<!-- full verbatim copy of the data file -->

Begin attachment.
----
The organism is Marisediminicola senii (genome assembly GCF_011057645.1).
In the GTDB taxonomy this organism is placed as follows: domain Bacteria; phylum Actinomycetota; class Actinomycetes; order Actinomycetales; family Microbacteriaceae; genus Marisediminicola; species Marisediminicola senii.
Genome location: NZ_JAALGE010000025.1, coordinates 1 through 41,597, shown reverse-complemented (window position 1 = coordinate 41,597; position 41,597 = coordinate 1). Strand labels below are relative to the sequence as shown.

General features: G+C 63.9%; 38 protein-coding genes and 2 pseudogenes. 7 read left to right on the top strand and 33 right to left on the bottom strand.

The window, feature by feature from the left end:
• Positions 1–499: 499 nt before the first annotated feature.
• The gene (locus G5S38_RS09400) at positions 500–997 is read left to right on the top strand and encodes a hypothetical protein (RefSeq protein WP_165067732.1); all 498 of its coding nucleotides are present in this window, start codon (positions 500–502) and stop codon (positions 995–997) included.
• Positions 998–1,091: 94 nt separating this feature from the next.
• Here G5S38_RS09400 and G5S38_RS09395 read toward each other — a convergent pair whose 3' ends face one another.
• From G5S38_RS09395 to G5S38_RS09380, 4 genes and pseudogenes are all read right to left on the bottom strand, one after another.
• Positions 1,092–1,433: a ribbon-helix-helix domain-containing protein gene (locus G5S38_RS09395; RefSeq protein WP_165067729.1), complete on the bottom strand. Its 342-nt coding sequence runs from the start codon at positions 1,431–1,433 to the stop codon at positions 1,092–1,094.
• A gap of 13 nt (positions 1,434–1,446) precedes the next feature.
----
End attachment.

The organism is Marisediminicola senii (genome assembly GCF_011057645.1).
In the GTDB taxonomy this organism is placed as follows: domain Bacteria; phylum Actinomycetota; class Actinomycetes; order Actinomycetales; family Microbacteriaceae; genus Marisediminicola; species Marisediminicola senii.
Genome location: NZ_JAALGE010000025.1, coordinates 1 through 41,597, shown reverse-complemented (window position 1 = coordinate 41,597; position 41,597 = coordinate 1). Strand labels below are relative to the sequence as shown.

General features: G+C 63.9%; 38 protein-coding genes and 2 pseudogenes. 7 read left to right on the top strand and 33 right to left on the bottom strand.

The window, feature by feature from the left end:
• Positions 1–499: 499 nt before the first annotated feature.
• The gene (locus G5S38_RS09400) at positions 500–997 is read left to right on the top strand and encodes a hypothetical protein (RefSeq protein WP_165067732.1); all 498 of its coding nucleotides are present in this window, start codon (positions 500–502) and stop codon (positions 995–997) included.
• Positions 998–1,091: 94 nt separating this feature from the next.
• Here G5S38_RS09400 and G5S38_RS09395 read toward each other — a convergent pair whose 3' ends face one another.
• From G5S38_RS09395 to G5S38_RS09380, 4 genes and pseudogenes are all read right to left on the bottom strand, one after another.
• Positions 1,092–1,433: a ribbon-helix-helix domain-containing protein gene (locus G5S38_RS09395; RefSeq protein WP_165067729.1), complete on the bottom strand. Its 342-nt coding sequence runs from the start codon at positions 1,431–1,433 to the stop codon at positions 1,092–1,094.
• A gap of 13 nt (positions 1,434–1,446) precedes the next feature.